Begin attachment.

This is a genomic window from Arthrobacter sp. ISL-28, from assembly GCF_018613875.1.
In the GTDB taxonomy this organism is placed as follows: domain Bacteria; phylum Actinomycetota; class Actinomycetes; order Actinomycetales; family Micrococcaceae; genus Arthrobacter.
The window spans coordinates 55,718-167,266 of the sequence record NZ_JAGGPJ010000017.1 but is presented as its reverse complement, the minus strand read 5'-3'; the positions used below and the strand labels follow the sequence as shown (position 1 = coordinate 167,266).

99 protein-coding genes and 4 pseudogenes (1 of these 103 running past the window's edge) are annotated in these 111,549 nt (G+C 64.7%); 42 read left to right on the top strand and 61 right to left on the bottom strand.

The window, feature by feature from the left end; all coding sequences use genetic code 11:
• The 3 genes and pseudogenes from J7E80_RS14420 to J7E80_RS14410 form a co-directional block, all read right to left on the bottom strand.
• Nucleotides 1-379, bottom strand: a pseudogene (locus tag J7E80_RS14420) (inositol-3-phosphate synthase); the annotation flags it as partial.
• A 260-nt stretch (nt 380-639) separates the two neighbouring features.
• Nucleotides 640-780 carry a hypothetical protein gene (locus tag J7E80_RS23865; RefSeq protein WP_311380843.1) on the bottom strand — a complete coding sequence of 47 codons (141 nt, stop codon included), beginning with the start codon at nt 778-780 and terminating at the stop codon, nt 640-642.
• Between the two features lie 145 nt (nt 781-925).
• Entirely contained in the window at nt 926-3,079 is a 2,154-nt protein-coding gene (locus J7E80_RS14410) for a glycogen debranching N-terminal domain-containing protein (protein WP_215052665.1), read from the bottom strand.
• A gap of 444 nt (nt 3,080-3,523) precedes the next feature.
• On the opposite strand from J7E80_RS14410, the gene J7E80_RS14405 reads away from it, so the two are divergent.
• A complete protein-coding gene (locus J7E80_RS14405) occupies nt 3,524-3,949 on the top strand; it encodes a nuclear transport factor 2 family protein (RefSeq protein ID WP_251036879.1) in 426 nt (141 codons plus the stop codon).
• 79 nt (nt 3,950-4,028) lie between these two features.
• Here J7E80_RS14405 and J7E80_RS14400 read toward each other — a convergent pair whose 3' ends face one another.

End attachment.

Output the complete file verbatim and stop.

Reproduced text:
This is a genomic window from Arthrobacter sp. ISL-28, from assembly GCF_018613875.1.
In the GTDB taxonomy this organism is placed as follows: domain Bacteria; phylum Actinomycetota; class Actinomycetes; order Actinomycetales; family Micrococcaceae; genus Arthrobacter.
The window spans coordinates 55,718-167,266 of the sequence record NZ_JAGGPJ010000017.1 but is presented as its reverse complement, the minus strand read 5'-3'; the positions used below and the strand labels follow the sequence as shown (position 1 = coordinate 167,266).

99 protein-coding genes and 4 pseudogenes (1 of these 103 running past the window's edge) are annotated in these 111,549 nt (G+C 64.7%); 42 read left to right on the top strand and 61 right to left on the bottom strand.

The window, feature by feature from the left end; all coding sequences use genetic code 11:
• The 3 genes and pseudogenes from J7E80_RS14420 to J7E80_RS14410 form a co-directional block, all read right to left on the bottom strand.
• Nucleotides 1-379, bottom strand: a pseudogene (locus tag J7E80_RS14420) (inositol-3-phosphate synthase); the annotation flags it as partial.
• A 260-nt stretch (nt 380-639) separates the two neighbouring features.
• Nucleotides 640-780 carry a hypothetical protein gene (locus tag J7E80_RS23865; RefSeq protein WP_311380843.1) on the bottom strand — a complete coding sequence of 47 codons (141 nt, stop codon included), beginning with the start codon at nt 778-780 and terminating at the stop codon, nt 640-642.
• Between the two features lie 145 nt (nt 781-925).
• Entirely contained in the window at nt 926-3,079 is a 2,154-nt protein-coding gene (locus J7E80_RS14410) for a glycogen debranching N-terminal domain-containing protein (protein WP_215052665.1), read from the bottom strand.
• A gap of 444 nt (nt 3,080-3,523) precedes the next feature.
• On the opposite strand from J7E80_RS14410, the gene J7E80_RS14405 reads away from it, so the two are divergent.
• A complete protein-coding gene (locus J7E80_RS14405) occupies nt 3,524-3,949 on the top strand; it encodes a nuclear transport factor 2 family protein (RefSeq protein ID WP_251036879.1) in 426 nt (141 codons plus the stop codon).
• 79 nt (nt 3,950-4,028) lie between these two features.
• Here J7E80_RS14405 and J7E80_RS14400 read toward each other — a convergent pair whose 3' ends face one another.